Downward facing dog

Downward facing dog

Asanas | Sunday 20th January 2019
CyrièleBy Cyrièle

Downward facing dog is certainly the first inversion which is taught in a yoga class. Per definition, an inversion is any posture where your head is below your heart. Downward facing blog is indeed an inversion. In deep inversions, the hips and legs are also above the head. It’s postures like shirsasana - headstand - or salamba sarvangasana - shoulderstand.

Benefits of the posture

Getting upside down has some benefits for the body; it helps relieve stress and mild depression. It strengthen the upper back and arms and improve lymphatic and cardiovascular circulation, as well as sleep and overall mood.

Inversions are linked to muladhara chakra located in the perineum area. The associated colour is red and it’s element is earth. That’s the chakra you can work with when you need to feel grounded. It's actually funny to see that in order to feel grounded, you can play with your feet over your head!


A lot of things happen at the same time in this posture, which can be a bit overwhelming at first. The position of the shoulders, straight arms with a slight external rotation, pelvis tilted, straight legs and heels on the floor. That’s a lot of things to focus on.

The best cue I’ve ever been told for this posture was that it’s actually a back stretch. I remember during my very first class, I thought that the aim was to get my heels on the floor. Which is not wrong in itself. But in order to get there, the key of the posture isn’t necessarily to stretch the hamstrings straight away. It's more about stretching the back, as it’s what allows the pelvis to tilt and consequently the hamstrings to stretch more deeply.

If in this posture you focus mainly on getting your heels on the floor, chances are that you’ll miss the pelvis tilt, and the upside down V shape of the posture will look more like and inverted U. It’s more important to work on stretching the shoulders and keep the legs slightly bent and the heels off the floor, rather than rounding the back and keeping straight legs. Hands are flat on the floor, shoulders width distance apart. Feet are hips width distance apart (you should be able to fit the length of a foot in between your two feet), and your gaze is towards your nostril - or between your leg.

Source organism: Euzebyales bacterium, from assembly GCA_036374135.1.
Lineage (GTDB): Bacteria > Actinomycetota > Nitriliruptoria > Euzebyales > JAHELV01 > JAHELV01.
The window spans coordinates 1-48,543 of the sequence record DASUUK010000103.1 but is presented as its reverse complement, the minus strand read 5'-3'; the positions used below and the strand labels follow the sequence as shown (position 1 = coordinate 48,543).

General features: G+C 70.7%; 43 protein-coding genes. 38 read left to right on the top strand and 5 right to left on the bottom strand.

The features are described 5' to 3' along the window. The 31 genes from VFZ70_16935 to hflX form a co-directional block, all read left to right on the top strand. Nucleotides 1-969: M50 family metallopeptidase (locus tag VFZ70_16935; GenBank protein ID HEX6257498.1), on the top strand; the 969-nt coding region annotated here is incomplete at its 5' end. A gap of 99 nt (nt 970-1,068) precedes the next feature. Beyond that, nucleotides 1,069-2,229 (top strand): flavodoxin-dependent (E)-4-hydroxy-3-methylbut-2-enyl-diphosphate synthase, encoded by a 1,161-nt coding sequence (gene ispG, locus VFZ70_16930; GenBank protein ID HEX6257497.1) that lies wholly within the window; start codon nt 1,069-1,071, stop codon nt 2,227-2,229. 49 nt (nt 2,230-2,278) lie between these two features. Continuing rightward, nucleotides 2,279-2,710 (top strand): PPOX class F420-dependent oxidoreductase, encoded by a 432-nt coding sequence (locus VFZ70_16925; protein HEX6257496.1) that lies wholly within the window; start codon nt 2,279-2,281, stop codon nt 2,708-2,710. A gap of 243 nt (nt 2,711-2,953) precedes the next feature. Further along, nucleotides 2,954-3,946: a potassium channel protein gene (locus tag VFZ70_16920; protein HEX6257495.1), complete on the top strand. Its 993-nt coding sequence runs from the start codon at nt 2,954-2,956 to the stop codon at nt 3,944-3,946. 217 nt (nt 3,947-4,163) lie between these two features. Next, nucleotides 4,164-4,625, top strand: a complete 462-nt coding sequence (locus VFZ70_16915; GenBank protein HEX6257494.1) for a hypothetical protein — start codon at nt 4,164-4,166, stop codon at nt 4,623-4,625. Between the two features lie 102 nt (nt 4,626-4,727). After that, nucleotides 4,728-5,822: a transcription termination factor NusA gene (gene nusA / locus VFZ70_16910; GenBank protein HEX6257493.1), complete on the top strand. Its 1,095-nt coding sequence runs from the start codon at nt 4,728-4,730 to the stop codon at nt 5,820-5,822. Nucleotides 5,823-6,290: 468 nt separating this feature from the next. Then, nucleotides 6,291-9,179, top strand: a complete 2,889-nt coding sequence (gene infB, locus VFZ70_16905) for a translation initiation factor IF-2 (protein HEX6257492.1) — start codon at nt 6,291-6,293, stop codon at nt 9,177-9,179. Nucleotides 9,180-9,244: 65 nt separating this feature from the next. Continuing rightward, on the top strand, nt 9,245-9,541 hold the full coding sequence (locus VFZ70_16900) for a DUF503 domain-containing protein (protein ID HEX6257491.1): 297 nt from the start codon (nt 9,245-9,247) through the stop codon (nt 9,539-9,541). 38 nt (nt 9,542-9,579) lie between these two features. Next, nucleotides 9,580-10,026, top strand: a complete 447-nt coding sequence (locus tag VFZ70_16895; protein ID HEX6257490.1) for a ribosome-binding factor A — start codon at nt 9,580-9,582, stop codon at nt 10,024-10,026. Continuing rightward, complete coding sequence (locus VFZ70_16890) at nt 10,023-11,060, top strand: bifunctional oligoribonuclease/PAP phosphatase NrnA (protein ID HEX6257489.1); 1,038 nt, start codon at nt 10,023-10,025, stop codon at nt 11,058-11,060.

Since I started teaching, I’ve noticed 2 tendencies with my students. The most frequent one is due to tightness in the shoulders area. If your shoulders are tight but you keep your legs straight, most of your weight will be in your upper body. Downward facing dog will be a very difficult posture to keep.

When I see a student making this shape, I invite them to slightly bend their knees. That way it becomes easier to equally distribute the weight, and it allows the upper body to stretch.

The other tendency I’ve noticed is basically the opposite: hyper mobility in the shoulders. I often hear students complaining that they lack flexibility; weirdly enough, being hyper mobile isn’t necessarily better! When you’re not constraint by the average range of movement, it’s hard to know where to stop. And over stretching can be bad for joints, ligaments and tendons.

If you’re hyper mobile - which is my case - keep in mind that downward facing dog requires a slight protraction of your scapula. Protraction of scapula happens when you round the upper back. Your scapula are pushed to the sides and get away from each other. If you focus on keeping this happening in your upper back, it’s gonna help you keep your shoulders in an average range of movement.


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